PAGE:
If you joined them then there would be three.:thumbsup:

I also wear the prayer caps. I have them in black, white and cream. They are so easy to make and look real nice. When not at Mass I wear mostly snoods. Many people that see me ask about them and why I wear them. It is a great way to talk about the Faith.

I think it’s very nice, but I am a little confused why you would only do this for a year. Perhaps, as the other poster suggested, you will feel strange without a veil (or hat) after a year.

The way I see it, veiling for women is much more than an outward symbolic thing. It’s a reflection of a particular mindset. That mindset, for me and for all those who I know who wear head covering, is that women should not be on the altar at all, including as a lector. But I encourage you in this, because you are really honoring Our Lord by doing so.

This is what really troubles me, however:

They held an open meeting a few months ago to explore what else can be done for the ordination of women.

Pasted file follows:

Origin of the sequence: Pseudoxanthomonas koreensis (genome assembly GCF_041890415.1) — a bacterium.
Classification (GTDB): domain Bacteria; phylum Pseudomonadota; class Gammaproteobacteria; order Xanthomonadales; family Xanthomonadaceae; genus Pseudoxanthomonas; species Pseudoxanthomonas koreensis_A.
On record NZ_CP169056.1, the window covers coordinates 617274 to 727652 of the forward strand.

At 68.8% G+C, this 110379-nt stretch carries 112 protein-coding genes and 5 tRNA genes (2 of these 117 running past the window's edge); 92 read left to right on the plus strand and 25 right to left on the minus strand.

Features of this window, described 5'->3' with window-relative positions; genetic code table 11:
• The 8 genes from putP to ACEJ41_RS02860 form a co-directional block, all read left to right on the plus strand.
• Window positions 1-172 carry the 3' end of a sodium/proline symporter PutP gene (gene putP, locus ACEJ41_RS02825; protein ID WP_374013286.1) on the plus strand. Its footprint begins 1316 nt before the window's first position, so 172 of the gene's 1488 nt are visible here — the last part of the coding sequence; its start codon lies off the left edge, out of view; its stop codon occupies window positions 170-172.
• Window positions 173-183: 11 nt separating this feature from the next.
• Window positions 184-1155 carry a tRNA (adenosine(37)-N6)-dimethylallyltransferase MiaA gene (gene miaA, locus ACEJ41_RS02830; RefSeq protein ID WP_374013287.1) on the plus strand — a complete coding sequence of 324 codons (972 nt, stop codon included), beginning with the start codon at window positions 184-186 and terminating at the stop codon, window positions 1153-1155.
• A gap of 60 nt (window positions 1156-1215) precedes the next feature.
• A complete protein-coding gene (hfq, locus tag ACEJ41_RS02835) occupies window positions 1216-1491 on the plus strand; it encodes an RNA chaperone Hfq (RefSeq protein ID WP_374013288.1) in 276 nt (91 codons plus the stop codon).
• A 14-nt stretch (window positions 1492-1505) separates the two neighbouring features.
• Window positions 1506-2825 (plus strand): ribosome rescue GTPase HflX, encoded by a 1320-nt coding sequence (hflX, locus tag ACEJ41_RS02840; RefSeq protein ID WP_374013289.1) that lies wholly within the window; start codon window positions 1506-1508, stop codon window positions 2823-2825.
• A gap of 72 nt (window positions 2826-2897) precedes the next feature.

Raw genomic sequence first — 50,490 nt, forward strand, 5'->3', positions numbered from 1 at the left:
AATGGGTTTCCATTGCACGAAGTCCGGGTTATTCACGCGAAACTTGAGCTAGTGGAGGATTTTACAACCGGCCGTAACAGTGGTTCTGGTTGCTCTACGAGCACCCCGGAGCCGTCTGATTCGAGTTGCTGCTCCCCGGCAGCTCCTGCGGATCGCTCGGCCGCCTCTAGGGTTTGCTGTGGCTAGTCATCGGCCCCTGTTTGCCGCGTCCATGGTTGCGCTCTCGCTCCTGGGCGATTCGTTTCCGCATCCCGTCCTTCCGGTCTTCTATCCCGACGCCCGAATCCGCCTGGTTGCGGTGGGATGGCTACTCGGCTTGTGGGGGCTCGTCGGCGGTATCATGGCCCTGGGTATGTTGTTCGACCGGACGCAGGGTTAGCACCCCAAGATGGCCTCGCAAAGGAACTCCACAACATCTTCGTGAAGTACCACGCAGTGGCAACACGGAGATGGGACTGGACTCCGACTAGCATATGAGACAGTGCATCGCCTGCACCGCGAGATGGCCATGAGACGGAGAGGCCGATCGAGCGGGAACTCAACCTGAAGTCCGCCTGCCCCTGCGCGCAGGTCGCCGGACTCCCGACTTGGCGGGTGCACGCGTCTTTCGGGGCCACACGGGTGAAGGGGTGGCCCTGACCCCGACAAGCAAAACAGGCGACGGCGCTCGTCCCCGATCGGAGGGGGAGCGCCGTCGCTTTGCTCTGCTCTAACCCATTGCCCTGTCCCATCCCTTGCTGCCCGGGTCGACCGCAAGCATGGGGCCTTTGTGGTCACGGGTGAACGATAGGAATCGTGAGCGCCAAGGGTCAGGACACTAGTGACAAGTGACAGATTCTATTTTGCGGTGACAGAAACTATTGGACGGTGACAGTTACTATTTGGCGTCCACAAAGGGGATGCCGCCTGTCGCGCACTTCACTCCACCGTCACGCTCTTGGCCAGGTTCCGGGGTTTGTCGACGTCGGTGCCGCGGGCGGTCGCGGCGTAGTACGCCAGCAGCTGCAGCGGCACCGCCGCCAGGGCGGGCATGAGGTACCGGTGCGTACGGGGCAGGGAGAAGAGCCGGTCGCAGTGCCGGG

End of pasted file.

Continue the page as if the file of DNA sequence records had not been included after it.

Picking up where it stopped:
:eek: Where is the outcry? I don’t know how many times I have been accused of thinking myself “more Catholic than the Pope” for holding on to traditional practices! Does anyone dare use that label for “nuns” such as this?

Not many women in my parish wear one either. They get stares, but I don’t think they got any negative comments.

I would just feel awkward wearing one, because I never did.

Of course not–they are far, far less Catholic than the Pope.

I would also like to wear a head covering. When I wear the mantilla, I get all kinds of stares. Maybe a skull cap would not bring so many angry stares. Where do you get them? I am totally untalented in crochet, so it is impossible for me to make them. Could you advise? And is it necessary for the hair to be covered totally, as I imagine skull caps would not do this. Thanks for your response.

Search online for “chapel cap.” You do not need to cover all of your hair, just have something on your head.

Or some other hat, cap, beret or some such. I’d love to wear hats but my head is just too darn big :stuck_out_tongue:

headcoverings-by-devorah.com/headcoverings_buchari_kippot.htm